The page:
In the Press

Summer 2021 was a great testament to the urgent need for the world to step up its efforts to combat climate change before our planet runs out of time. The extreme weather events which were experienced across the continents and the damning scientific evidence which came out of the IPCC report issued last August served to build up greater momentum for the world to expect bolder action from world leaders and governments at the UN Climate Change Conference (COP 26) which is being held this month in Glasgow. Apart from last year’s postponement of the Conference in view of the COVID-19 pandemic, these two-week summits have happened every year since 1995 and have served to create a global approach to the discussions and negotiations surrounding the climate crisis. Beyond the increased climate urgency stimulated by the events of this Summer, the COVID-19 pandemic has also served to enhance the significance of this annual conference. The pandemic has forced the world to rethink its priorities and has made it ever more clear that human health and the health of our environment and biodiversity are inherently interlinked and co-dependent. The pandemic has therefore led to a renewed commitment to the preservation of our environment and the need to build back our economies in a way which stirs the course of our futures towards a different more sustainable path for the benefit of our planet, and in turn our health. Moreover, the COP26 is being perceived as the successor of COP 21 which was held in Paris in 2015 and which is considered as the most significant Climate Change conference in recent years. COP 21 is where the Paris Agreement was signed and where the goal to limit global warming to well below 2, ideally to 1.5°C compared to pre-industrial levels, has been set. COP 26 is being viewed as the last chance for the world to commit to the steps which have remained unaddressed since 2015 and the lack of which is stifling our chances to meeting this target. As the situation stands, if global annual emissions remain at the present level, the amount of CO2 which can be emitted whilst still keeping global temperature rise below 1.5°C will be zero by the end of this decade. Keeping faithful to the Paris target will therefore imply a significant and rapid reduction in our carbon emissions. This will require world leaders and governments to come through in a way which has yet been lacking in negotiations which have taken place in past Climate Change conferences since the Paris Agreement. The first week of COP 26 brought together world leaders to announce their renewed and increased ambitions for the climate agenda. Perhaps the most striking aspect which marked this first week in Glasgow was the substantial myriad of pledges and announcements made by world leaders and organizations on the most pressing issues surrounding climate change. From a pledge to end deforestation by 2030 made by more than 130 countries to a multitude of pledges relating to increased climate funding. Although such pledges have created the right momentum for the COP negotiations, they lack the binding nature desired for true accountability to be enforced. As echoed by Prime Minister Robert Abela in his speech addressing the Climate Change Conference, if COP26 is to truly be a turning point for mankind, we need to walk the talk and we all have to be committed to do our part and to show solidarity with the most vulnerable countries. In this regard, the announcement made by Prime Minister Robert Abela with regard to Malta’s plans to double its financial contribution to the Green Climate Fund is truly commendable and is a testament to Malta’s commitment to a green and just global transition. The Green Climate Fund was created to support the efforts of developing countries in responding to the challenges of climate change. The call for concrete action, global ambition and increased solidarity have also been my main message and priority during the last week spent in Glasgow as part of the European Parliament delegation to the COP 26. During this week I had the opportunity to meet with the delegations of different countries across the world; from the most powerful economies to the most vulnerable islands across different continents. I have used this experience to recall Malta’s efforts in the fight against climate change notwithstanding our limited resources and our limited capacity in reducing carbon emissions. The only way to achieve effective results is through effective commitments and if a small island state like Malta can lead by example, so can the rest of the world!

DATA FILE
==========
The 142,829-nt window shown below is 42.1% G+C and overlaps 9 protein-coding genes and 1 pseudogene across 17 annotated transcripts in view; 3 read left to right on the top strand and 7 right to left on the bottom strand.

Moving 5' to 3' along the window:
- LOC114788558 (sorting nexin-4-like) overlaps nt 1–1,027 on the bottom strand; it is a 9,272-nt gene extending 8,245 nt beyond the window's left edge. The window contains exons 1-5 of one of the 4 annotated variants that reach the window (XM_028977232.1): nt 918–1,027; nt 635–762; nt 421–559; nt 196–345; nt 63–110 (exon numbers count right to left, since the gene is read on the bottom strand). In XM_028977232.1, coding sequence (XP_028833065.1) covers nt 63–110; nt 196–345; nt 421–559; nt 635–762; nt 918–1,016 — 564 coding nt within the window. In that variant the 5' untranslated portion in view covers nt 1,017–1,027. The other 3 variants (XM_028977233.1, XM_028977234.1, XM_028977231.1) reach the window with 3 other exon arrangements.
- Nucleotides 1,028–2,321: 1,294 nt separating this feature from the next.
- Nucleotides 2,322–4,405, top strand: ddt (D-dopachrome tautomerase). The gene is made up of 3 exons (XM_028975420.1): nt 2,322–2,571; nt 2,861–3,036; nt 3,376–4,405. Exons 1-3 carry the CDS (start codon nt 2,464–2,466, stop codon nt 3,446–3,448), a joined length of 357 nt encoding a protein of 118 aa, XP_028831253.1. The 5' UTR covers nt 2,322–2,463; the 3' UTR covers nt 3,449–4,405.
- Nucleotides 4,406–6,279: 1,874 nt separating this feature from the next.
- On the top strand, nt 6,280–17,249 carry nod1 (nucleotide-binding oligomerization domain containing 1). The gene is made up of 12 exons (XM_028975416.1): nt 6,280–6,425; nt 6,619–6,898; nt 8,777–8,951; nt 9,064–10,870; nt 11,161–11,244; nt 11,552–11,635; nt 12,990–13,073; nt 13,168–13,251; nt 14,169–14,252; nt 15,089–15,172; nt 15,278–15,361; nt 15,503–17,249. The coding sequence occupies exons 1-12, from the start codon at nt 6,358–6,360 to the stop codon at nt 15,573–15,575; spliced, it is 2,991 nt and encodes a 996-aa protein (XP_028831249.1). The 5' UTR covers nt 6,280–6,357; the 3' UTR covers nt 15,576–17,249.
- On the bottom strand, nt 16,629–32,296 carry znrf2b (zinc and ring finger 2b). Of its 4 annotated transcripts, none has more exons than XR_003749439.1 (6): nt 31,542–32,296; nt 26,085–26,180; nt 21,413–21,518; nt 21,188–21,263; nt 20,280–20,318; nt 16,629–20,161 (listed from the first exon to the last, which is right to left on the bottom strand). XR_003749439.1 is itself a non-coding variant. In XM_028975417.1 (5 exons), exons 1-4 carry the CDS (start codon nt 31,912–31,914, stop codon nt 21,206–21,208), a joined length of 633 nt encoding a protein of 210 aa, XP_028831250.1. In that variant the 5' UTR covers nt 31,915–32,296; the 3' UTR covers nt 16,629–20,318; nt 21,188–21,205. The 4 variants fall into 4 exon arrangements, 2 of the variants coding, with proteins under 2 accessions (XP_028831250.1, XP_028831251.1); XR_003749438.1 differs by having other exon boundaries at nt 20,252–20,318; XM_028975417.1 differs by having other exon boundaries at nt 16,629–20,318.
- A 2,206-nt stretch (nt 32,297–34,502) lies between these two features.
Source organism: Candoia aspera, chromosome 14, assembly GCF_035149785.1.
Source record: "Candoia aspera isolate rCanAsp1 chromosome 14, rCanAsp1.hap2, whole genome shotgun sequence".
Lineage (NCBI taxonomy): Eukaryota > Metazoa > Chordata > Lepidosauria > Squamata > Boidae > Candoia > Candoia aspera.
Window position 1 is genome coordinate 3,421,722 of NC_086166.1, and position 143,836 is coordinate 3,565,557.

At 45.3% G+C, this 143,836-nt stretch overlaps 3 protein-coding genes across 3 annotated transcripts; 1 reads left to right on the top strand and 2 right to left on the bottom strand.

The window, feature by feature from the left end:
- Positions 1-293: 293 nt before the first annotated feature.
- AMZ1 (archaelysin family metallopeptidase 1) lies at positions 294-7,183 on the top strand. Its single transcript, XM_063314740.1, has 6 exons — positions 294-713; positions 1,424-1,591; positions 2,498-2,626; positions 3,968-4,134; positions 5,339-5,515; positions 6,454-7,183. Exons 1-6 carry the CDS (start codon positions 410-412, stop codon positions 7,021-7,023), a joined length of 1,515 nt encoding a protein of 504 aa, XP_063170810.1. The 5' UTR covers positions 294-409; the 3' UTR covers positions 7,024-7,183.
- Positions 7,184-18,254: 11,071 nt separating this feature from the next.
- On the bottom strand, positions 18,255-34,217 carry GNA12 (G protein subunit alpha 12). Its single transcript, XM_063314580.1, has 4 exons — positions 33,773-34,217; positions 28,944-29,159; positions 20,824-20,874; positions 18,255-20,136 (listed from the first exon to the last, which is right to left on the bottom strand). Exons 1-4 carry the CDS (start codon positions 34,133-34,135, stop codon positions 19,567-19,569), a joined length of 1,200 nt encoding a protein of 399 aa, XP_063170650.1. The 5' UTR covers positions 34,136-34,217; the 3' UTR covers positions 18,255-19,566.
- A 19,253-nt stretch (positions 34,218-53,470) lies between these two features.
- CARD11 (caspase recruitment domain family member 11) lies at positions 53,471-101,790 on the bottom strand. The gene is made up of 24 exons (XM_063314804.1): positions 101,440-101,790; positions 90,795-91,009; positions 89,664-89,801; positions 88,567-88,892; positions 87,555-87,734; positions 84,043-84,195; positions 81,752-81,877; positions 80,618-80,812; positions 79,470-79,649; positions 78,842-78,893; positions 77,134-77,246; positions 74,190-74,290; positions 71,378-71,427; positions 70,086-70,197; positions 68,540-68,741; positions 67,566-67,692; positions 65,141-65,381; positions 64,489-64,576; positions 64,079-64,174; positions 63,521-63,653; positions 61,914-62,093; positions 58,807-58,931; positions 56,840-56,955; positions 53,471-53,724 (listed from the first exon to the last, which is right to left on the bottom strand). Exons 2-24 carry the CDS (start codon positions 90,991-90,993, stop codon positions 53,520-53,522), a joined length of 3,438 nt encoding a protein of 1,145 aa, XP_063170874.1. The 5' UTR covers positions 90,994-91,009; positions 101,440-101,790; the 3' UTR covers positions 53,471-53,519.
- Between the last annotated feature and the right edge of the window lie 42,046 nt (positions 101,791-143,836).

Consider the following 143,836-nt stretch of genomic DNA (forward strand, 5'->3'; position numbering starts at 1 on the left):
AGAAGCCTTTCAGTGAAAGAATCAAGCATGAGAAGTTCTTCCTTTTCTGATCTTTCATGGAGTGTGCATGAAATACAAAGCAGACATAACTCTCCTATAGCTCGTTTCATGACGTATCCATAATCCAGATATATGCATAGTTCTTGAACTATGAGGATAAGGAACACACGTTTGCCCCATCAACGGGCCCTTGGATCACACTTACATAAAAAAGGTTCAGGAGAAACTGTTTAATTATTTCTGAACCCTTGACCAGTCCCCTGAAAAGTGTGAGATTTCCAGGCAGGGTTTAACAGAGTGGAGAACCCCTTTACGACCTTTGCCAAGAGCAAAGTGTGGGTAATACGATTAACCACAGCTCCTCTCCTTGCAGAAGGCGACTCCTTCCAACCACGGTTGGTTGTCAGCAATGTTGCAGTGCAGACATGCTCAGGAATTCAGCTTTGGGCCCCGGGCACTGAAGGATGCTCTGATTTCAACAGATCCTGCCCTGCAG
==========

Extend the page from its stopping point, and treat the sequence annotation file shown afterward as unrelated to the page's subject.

MEP Cyrus Engerer


MaltaToday

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My EP Work

Dashing from one meeting to another, to debating groundbreaking legislation with colleagues, stopping to give interviews to the media, or drafting resolutions - there are truly no two days which are identical at the European Parliament. However, our goal remains constant: to work for a stronger Europe which is just and equal, a Europe which we all are proud to call our home.